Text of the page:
In our online practicum courses, the teacher uploads their teaching video to an online platform that permits both the teacher and the practicum supervisor to write time-stamped comments about the teaching practices. The practicum supervisor adopts the role of a coach rather than an evaluator. Using a partnership coaching model, the practicum coach watches the video and leaves feedback that the teacher can read. The practicum coach can also see the comments the teacher has written. The partnership coaching model creates an atmosphere of trust, where the teacher willingly explores what went well in the lesson and what needs to improve.
It can be quite intimidating to watch yourself on video, so we alleviate any apprehension by helping teachers direct their view as they watch the video. We suggest using a couple of checklists developed by Jim Knight entitled "Watch your students." and "Watch yourself."6 These surveys ask for a scaled response, based on the teacher's judgment, and they provide a springboard for conversation during the subsequent online coaching conference.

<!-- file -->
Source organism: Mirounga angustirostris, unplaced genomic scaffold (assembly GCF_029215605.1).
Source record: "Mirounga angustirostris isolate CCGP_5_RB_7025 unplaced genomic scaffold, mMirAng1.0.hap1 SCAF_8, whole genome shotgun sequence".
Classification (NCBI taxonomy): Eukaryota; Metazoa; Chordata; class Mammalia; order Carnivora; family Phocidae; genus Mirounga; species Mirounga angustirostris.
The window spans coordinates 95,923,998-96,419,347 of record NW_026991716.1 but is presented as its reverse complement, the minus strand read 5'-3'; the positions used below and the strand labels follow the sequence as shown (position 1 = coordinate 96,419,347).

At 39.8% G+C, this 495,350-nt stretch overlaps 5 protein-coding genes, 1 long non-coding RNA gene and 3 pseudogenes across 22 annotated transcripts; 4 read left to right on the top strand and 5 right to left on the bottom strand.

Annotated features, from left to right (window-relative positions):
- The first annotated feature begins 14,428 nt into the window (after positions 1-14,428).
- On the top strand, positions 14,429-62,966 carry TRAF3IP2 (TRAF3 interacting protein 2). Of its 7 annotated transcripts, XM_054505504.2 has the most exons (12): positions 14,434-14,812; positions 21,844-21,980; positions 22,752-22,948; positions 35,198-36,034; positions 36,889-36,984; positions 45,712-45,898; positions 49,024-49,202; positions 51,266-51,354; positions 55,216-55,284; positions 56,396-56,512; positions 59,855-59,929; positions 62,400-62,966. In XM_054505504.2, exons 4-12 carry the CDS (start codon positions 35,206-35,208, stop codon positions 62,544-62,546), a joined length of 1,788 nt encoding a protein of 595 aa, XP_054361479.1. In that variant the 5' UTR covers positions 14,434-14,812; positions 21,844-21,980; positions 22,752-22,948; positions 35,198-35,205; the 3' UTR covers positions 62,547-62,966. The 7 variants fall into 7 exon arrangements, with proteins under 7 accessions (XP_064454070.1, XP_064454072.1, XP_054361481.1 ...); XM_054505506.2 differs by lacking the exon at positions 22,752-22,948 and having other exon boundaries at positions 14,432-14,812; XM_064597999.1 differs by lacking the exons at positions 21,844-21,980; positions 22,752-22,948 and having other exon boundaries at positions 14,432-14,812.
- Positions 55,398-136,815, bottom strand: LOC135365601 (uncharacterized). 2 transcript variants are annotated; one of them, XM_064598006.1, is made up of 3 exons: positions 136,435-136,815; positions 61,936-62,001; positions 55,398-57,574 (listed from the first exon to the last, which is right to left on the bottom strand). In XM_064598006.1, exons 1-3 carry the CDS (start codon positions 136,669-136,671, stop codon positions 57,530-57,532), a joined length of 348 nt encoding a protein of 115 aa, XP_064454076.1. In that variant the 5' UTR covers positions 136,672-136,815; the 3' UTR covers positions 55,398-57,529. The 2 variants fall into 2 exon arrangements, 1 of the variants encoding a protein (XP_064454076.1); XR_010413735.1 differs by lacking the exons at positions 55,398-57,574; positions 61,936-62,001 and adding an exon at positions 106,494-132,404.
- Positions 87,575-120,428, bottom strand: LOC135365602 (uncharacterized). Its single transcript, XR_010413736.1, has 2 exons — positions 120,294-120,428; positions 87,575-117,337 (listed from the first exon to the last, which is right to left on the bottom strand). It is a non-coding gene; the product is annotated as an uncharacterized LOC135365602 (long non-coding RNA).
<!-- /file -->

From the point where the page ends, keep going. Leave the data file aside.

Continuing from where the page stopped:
Next, we provide an observation checklist. This is what the practicum coach uses as they watch the video. This observation checklist is based on teaching behaviors that can actually be observed. These tools are our way of directing the view and constructing talking points for the online coaching conversation---the next step in the process.
After the teacher and the practicum coach have both watched the video and provided comments, they meet for a coaching conversation through Zoom, a remote video-conferencing tool. During this conference, teachers are skillfully guided to examine their own practice and behaviors rather than things beyond their control. The teacher and the coach co-construct goals related to specific teaching practices based on the comments in the video and the checklists.
Coaching provides encouragement for each teacher to grow professionally by focusing on the data provided in the video. Additionally, during these online conferences, the teacher also has the opportunity to request any assistance to solve problems that may be occurring with their students. They may also take time to get more specific directions or feedback about assignments.
The last phase of this process is reflection. The teachers use their time-stamped comments to complete a journal assignment that describes the observable teaching behaviors, the meaning they make from those behaviors and how what they see on video connects to the research they have read in the course about high-leverage or evidence-based teaching practices.